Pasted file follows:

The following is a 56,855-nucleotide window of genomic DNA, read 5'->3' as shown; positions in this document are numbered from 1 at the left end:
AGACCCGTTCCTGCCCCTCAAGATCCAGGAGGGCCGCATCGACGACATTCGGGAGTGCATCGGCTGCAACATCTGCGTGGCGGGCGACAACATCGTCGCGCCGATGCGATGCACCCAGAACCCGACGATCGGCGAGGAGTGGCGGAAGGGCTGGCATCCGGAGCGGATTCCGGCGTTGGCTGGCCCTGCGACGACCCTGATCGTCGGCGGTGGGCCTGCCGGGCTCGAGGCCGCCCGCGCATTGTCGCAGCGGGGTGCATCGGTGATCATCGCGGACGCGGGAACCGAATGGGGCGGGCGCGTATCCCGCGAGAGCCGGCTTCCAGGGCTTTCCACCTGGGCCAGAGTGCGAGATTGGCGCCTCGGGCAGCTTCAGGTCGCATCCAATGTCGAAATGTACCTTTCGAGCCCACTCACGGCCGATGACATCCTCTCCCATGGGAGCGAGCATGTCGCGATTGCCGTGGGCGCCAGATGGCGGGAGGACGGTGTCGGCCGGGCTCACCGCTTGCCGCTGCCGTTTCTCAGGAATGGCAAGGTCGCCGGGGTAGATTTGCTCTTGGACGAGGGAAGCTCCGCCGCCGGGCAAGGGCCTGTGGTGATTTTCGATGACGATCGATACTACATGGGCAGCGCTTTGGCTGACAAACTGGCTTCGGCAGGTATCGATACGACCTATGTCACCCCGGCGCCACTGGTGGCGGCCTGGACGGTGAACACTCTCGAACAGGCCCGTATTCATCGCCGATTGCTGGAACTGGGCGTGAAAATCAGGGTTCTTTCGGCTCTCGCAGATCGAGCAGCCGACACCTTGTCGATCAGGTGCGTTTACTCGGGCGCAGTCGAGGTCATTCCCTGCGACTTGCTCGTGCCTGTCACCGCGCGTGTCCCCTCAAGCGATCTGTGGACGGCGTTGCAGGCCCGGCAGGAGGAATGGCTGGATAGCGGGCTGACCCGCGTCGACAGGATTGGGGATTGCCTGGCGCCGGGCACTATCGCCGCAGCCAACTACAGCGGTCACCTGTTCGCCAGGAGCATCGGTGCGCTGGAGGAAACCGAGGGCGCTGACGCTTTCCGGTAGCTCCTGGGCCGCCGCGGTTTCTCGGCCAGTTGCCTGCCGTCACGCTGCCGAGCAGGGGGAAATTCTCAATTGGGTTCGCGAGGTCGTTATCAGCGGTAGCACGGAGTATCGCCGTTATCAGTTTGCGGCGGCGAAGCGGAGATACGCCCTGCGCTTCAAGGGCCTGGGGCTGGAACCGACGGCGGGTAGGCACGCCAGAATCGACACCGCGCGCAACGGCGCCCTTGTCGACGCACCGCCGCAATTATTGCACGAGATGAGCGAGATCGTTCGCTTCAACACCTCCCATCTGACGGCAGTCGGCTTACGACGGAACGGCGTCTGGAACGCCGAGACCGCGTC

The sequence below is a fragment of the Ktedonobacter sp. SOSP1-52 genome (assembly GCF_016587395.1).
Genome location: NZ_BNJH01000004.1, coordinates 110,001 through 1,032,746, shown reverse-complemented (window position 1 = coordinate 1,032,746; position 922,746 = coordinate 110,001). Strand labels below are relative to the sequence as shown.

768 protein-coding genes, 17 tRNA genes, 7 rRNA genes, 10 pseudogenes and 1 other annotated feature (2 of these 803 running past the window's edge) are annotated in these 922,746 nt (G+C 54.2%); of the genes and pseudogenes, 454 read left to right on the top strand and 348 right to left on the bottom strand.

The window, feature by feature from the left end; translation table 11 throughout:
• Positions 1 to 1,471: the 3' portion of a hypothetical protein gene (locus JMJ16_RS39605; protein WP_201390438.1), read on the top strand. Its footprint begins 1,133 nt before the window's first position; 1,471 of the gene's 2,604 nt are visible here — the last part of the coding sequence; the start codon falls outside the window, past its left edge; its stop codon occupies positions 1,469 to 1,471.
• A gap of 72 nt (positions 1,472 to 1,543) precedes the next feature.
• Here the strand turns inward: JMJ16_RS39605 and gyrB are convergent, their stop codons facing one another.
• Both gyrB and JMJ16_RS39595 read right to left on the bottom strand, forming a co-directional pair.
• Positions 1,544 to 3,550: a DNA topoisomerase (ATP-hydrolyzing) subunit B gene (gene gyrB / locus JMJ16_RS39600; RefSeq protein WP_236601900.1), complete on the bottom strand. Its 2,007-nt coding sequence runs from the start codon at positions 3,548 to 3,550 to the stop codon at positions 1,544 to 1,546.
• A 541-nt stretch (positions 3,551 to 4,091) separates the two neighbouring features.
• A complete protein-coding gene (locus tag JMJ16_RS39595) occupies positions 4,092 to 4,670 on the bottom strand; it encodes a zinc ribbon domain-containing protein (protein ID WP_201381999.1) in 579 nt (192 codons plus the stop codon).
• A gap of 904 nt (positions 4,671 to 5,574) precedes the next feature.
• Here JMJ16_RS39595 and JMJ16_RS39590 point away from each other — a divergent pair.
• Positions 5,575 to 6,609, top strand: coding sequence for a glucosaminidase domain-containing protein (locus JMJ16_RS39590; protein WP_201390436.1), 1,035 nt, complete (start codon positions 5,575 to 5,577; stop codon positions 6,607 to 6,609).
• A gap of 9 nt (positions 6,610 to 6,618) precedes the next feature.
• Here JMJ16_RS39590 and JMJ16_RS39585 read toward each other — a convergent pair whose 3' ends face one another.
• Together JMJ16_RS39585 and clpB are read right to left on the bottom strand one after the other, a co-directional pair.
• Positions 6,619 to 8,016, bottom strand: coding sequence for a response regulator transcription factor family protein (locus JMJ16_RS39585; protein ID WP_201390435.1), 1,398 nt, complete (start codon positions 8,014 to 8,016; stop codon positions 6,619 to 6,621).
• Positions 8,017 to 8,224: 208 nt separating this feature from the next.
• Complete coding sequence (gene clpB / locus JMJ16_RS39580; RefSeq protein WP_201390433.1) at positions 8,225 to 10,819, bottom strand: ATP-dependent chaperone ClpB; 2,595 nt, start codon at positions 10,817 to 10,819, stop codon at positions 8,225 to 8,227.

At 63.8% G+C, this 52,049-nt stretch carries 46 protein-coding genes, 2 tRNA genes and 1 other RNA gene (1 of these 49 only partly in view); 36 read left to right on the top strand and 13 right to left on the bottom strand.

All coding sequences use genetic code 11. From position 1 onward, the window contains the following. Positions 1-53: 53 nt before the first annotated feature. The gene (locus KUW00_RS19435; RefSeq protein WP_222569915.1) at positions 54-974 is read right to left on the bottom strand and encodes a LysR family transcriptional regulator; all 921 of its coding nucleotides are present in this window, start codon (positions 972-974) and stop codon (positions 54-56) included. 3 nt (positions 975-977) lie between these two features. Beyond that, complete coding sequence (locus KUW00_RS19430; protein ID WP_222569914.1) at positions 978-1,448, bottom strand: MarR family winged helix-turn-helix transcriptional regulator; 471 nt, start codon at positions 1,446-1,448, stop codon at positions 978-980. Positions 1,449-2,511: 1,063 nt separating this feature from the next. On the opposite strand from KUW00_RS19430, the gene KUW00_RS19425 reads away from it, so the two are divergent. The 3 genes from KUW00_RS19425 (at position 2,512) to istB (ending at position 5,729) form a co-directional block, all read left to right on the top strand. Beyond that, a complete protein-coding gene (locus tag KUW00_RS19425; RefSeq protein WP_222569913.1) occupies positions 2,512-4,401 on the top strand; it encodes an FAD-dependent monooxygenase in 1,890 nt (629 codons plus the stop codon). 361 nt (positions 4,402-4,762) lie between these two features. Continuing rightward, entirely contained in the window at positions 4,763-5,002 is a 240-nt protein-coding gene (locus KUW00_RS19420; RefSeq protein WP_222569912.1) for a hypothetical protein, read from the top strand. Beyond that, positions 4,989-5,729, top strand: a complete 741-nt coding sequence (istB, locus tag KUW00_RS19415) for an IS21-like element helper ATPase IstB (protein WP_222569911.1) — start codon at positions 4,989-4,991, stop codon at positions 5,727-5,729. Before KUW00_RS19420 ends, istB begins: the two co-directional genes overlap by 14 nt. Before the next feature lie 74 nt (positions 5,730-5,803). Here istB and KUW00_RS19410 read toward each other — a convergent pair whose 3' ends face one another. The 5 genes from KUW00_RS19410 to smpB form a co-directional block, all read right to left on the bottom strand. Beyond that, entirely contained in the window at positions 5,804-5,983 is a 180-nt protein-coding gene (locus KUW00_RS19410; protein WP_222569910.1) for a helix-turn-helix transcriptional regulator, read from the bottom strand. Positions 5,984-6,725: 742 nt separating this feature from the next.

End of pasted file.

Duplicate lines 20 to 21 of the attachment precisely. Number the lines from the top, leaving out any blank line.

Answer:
• Positions 6,619 to 8,016, bottom strand: coding sequence for a response regulator transcription factor family protein (locus JMJ16_RS39585; protein ID WP_201390435.1), 1,398 nt, complete (start codon positions 8,014 to 8,016; stop codon positions 6,619 to 6,621).
• Positions 8,017 to 8,224: 208 nt separating this feature from the next.